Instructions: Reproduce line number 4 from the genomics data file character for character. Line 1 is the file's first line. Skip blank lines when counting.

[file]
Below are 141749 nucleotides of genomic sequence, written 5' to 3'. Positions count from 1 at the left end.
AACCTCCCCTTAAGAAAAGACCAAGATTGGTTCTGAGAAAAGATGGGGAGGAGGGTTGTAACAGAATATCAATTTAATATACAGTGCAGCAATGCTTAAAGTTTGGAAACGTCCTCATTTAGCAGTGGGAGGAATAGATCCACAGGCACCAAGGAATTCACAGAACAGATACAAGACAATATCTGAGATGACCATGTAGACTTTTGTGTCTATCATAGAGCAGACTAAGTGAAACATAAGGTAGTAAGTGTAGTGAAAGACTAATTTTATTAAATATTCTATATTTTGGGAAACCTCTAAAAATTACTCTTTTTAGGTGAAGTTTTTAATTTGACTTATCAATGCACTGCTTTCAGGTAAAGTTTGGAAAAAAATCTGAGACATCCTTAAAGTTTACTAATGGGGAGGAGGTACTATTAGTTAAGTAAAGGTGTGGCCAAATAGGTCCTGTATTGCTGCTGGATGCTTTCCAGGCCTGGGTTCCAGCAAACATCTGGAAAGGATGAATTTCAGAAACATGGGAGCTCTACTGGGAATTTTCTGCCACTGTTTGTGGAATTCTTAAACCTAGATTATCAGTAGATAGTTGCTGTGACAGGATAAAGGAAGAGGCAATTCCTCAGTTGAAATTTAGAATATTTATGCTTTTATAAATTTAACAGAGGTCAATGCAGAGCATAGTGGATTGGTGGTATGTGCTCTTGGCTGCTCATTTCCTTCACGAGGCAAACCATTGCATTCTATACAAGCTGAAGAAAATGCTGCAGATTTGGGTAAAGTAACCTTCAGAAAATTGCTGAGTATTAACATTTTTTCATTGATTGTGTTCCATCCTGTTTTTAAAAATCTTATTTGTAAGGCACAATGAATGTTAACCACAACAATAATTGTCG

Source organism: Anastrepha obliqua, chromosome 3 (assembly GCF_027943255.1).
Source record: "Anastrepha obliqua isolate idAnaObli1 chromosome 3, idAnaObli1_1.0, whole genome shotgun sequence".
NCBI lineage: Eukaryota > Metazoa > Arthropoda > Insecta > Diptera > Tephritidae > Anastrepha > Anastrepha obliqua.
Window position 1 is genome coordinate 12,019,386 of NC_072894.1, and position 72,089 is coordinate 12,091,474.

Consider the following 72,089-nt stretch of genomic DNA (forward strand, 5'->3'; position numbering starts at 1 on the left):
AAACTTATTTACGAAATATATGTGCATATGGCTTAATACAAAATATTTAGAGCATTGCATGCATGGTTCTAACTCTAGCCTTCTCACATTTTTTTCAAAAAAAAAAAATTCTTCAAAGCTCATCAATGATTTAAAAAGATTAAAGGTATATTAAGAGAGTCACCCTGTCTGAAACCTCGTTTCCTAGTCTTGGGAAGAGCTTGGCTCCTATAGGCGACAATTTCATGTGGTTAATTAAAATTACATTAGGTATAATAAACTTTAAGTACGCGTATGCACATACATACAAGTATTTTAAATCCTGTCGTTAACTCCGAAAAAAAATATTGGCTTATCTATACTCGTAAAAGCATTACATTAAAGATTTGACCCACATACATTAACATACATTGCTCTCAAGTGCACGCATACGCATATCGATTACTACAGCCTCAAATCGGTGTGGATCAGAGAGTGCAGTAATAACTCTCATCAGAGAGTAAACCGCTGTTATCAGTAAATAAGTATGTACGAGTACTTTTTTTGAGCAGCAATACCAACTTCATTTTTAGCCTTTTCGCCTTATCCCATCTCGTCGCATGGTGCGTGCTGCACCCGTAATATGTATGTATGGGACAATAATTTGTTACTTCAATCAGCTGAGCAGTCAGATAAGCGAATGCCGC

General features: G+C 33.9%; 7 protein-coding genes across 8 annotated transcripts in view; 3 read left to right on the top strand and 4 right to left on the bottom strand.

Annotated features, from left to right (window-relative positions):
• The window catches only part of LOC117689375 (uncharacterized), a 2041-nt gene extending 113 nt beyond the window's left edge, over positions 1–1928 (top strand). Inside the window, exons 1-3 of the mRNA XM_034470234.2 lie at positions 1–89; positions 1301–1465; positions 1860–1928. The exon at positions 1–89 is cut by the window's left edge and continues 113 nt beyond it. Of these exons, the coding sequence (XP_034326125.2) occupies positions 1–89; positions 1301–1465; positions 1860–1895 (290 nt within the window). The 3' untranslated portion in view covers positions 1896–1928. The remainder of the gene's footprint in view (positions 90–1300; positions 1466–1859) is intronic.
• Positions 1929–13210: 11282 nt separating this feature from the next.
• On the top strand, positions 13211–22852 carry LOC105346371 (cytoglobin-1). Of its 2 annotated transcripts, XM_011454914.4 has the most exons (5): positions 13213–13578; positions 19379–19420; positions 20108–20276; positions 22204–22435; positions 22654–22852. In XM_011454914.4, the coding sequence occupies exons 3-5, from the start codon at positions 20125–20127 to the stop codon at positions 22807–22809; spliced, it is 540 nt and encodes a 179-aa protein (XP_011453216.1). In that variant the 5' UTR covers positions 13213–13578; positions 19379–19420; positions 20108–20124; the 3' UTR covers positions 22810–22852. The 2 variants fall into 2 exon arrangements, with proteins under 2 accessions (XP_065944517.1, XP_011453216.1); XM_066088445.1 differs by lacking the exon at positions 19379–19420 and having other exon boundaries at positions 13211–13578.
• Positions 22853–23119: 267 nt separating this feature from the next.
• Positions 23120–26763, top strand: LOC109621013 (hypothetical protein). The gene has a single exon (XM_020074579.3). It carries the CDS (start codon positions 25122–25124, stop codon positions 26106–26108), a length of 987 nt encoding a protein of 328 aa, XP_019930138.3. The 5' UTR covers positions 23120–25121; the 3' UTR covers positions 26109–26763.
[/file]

Source record: "Anastrepha obliqua isolate idAnaObli1 chromosome 3, idAnaObli1_1.0, whole genome shotgun sequence".